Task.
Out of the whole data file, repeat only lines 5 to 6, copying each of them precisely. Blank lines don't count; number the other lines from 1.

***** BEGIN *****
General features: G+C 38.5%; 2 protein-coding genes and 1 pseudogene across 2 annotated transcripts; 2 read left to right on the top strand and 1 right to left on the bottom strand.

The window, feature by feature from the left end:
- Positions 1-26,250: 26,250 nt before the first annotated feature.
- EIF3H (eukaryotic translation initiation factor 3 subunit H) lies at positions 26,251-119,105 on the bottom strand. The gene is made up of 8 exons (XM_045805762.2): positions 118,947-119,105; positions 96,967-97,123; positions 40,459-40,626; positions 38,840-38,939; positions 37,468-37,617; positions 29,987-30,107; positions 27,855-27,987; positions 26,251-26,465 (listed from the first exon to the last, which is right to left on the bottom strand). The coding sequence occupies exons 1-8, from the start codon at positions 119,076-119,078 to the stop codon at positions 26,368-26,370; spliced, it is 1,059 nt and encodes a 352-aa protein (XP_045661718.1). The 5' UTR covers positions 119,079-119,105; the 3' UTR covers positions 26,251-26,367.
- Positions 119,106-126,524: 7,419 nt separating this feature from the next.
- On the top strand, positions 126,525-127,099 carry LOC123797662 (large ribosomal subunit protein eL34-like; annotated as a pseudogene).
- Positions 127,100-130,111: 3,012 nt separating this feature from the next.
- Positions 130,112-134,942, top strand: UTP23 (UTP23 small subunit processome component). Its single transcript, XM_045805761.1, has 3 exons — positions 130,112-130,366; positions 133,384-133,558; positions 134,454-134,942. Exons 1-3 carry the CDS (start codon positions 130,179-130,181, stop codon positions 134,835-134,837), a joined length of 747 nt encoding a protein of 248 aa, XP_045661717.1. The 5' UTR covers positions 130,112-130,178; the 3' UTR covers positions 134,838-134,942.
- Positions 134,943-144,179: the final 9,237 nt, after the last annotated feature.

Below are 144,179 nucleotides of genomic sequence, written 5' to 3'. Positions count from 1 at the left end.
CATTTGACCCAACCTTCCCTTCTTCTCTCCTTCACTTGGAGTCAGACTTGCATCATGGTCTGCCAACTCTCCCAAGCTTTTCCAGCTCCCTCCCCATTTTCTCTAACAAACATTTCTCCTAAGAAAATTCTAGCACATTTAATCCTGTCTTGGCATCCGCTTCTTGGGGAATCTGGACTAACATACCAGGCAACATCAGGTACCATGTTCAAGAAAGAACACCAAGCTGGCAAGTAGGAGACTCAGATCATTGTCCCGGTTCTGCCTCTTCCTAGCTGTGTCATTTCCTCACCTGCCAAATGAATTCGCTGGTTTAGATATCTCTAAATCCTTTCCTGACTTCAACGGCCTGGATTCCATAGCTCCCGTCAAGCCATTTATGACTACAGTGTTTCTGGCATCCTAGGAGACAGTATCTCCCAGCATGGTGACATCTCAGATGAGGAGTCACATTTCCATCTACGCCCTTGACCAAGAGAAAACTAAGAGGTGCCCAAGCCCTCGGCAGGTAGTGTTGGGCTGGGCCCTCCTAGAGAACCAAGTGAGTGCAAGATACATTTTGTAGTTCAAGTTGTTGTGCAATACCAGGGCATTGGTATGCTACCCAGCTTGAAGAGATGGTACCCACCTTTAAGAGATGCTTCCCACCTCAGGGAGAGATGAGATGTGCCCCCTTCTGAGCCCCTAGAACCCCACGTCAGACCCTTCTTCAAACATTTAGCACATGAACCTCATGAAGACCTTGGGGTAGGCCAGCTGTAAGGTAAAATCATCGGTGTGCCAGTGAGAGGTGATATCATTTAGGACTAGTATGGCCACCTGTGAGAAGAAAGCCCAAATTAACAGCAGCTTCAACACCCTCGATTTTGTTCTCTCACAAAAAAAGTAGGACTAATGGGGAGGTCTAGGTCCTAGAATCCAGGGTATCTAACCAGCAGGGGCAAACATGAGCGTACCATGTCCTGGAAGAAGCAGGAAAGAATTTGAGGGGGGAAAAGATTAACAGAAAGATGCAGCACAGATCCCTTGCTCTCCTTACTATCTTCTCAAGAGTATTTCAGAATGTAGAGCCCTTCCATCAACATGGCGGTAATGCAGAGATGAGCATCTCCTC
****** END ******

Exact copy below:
- Positions 119,106-126,524: 7,419 nt separating this feature from the next.
- On the top strand, positions 126,525-127,099 carry LOC123797662 (large ribosomal subunit protein eL34-like; annotated as a pseudogene).